Juicing vs Blending – Which is better?
Posted by: Dr. Sears LEAN Team on April 12, 2012
Sipping on nutrition packed juices and smoothies throughout the day is a great way to increase fruit and veggie intake as well as provide a steady fuel supply to your body. As more people are experimenting new recipes and making their own veggie juices and smoothies, it brings up the question, “Which is better? Juicing vs Blending?” Both juicing and blending are very beneficial in different ways. Here is a quick comparison to help you determine which is right for you!
Juicing is a process which extracts water and nutrients from produce and discards all the fiber. Without all the fiber, your digestive system doesn’t have to work as hard to break down the food and absorb the nutrients. This is especially helpful if you have a sensitive digestive system or illness that inhibits your body from processing fiber. The fiber in produce helps slow down the digestive process and provides a steady release of nutrients into the blood stream. When you remove the fiber from the produce, the liquid juice is absorbed into your blood stream all at once causing a spike in blood sugar. Unstable blood sugar levels can lead to mood swings, energy loss, memory problems and more! Fiber is also filling, and without fiber in the juice, you will be hungry again quickly.
Blending is the process of finely chopping up the entire fruit or vegetable, skin and all, to produce a smooth consistency. Blending produce leaves all the fiber in the mixture, which helps create a slow, even release of nutrients into the blood stream and avoids blood sugar spikes. The fiber in smoothies also helps you feel full longer! By including the fiber in your smoothie, the volume will increase. You can pack more servings of fruits and veggies into a single serving of juice than you can into a smoothie.
When considering juicing vs blending, both options have their benefits and disadvantages and you may want to follow Dr. Sears smoothie recipe that actually combines both blending and juicing! Click here for Dr. Bill’s favorite brain-boosting smoothie recipe.
If you are passionate about nutrition and topics like juicing vs. blending, you may want to consider becoming a Dr. Sears Certified Health Coach. The Health Coach Training and Certification offers in-depth nutrition education, science-based curriculum, expert instructors, and more! Attend training to learn for your family or to start a career helping others.
8 comments for “Juicing vs Blending – Which is better?”M Schultz
The only way to convince me as to which one is superior is to test the nutrient content of identical food sources after blending and after juicing. Are you aware of any such tests?Dale
Excellent summary, especially in contrast to all of the misinformation out there. Very useable format & presentation of the information. Thanks!!!KongThis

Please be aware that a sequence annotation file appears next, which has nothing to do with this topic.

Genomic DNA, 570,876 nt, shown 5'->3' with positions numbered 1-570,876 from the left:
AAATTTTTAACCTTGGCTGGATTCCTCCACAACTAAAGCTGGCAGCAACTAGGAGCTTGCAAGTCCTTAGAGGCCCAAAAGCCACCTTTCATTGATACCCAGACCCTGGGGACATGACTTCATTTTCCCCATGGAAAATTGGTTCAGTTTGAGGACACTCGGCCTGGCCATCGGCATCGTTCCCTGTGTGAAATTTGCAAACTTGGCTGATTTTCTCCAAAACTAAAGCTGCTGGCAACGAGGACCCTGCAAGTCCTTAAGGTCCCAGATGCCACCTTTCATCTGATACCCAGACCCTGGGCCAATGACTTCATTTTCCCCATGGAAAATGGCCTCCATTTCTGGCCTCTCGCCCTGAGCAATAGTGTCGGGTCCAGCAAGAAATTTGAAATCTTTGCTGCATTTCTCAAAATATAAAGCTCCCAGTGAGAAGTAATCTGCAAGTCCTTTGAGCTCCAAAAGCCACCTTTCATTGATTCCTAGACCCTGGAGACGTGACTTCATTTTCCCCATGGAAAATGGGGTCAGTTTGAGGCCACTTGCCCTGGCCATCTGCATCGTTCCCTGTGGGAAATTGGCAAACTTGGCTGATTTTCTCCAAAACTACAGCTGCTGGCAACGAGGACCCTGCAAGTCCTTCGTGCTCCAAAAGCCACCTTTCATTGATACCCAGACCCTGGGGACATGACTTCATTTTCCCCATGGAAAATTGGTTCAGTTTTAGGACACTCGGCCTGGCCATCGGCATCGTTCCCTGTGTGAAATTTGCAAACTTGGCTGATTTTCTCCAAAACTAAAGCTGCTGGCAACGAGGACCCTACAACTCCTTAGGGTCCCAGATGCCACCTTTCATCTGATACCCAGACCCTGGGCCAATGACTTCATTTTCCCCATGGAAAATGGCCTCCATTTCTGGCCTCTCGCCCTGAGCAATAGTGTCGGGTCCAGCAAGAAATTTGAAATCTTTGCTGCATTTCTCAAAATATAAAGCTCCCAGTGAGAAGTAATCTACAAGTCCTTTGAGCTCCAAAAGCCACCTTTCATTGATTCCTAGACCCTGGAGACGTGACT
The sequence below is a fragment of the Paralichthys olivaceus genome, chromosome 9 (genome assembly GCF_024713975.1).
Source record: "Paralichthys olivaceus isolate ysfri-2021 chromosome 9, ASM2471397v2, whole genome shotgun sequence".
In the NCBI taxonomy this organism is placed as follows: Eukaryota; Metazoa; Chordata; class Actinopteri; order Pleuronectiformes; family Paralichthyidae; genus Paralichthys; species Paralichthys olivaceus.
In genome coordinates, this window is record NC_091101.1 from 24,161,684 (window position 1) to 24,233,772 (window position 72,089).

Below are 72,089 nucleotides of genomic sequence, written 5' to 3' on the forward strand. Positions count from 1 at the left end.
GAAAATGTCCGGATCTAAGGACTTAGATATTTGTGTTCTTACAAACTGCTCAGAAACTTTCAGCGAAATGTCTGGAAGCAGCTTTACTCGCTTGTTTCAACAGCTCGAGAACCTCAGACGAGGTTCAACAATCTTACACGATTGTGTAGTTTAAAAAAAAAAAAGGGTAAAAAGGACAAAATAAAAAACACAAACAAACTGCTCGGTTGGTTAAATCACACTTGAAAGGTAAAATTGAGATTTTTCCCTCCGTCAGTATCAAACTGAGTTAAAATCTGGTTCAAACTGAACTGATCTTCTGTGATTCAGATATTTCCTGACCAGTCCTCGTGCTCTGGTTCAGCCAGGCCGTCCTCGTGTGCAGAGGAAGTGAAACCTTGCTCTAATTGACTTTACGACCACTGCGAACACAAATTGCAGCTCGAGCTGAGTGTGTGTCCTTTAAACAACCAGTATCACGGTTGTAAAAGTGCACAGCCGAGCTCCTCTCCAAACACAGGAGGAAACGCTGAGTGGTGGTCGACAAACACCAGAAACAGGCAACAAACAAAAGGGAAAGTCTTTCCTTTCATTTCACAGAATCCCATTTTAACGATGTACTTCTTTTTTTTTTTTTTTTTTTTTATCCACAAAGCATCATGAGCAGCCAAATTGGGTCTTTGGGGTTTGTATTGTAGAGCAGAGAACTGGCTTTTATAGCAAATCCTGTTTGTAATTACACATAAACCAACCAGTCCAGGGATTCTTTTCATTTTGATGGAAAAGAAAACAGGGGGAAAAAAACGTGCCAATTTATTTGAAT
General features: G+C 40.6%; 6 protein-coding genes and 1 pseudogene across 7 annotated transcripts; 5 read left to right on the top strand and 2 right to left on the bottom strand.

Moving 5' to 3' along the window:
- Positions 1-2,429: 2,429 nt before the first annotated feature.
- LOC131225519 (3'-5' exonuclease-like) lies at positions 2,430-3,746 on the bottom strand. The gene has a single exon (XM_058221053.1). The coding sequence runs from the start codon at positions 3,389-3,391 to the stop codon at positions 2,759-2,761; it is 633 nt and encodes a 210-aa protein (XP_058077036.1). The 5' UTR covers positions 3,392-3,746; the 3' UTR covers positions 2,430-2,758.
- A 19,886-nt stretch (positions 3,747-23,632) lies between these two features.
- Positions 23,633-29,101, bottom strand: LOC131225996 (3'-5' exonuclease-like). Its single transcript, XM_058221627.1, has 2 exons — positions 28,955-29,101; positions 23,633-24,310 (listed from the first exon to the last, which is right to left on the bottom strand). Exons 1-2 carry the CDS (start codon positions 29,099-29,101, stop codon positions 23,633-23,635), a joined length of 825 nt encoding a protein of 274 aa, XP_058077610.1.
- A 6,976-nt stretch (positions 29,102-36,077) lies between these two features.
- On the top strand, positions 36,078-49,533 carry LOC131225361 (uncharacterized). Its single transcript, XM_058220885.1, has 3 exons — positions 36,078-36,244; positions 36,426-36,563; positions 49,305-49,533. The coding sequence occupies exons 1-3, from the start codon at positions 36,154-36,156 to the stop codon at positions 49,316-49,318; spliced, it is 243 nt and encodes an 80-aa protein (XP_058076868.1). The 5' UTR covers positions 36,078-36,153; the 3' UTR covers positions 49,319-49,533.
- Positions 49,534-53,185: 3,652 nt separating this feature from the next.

I have the VitaMix blender and I love it! I am now just learning about juicing and it won't be long before I get one. This article was helpful. From all that I have read, it's best to juice fruits in the morning and blend veggies the rest of the day (better to not mix fruits and veggies at the same time). Can't wait to buy my first juicer! Which one should I get???Milagros
Great summary. What about taste? For those of you that do both, which taste do you prefer?ash
When you leave out the skins and seeds, you leave out the phytochemicals, the keys to unlocking phase 2 enzyme to detoxify the cells. The write up on juicing here gives one pro about the body not having to break down the nutrients, but if you blend in a high powered blender such as Blendtec's 3hp, the food is broken down so well it is easily absorbed! BLENDING IS SUPERIOR!Cheryl
We're super blending fans all the way!! Thanks for the info.Tasha van Es
Great write up with a quick summary of the pros and cons. I have been a smoothie fan for a while, and just got a juicer so I've been learning as much as I could about that as well. I think having both in one's arsenal of good eating is beneficial. Fiber is very important for health - most Americans do not get enough. Smoothies keep the fiber content. Also, as the article notes, juicing fruit/vegs with high sugar content (fruit and vegetables like carrots) results in a beverage with high sugars (simple carbohydrates), which can be detrimental. There are different ways of tackling that, such as having a ratio of 80% veg to 20% fruits in an individual juice, or only having juiced fruit in the am, and juiced vegetables the rest of the day. The point is, very sweet juice all the time is not a great idea. To me a benefit of juicing is a way to get additional plant nutrients beyond what I would typically eat. I eat a lot of whole fruit and vegetables, raw and cooked, which won't change. But making juice is a fast and fun way to boost my nutrition coming from plants rather than animal sources. I think it's a do both, not an all of one or the other.Beth
I've been wondering which is better! This is a great, easy breakdown of both. Thank you!
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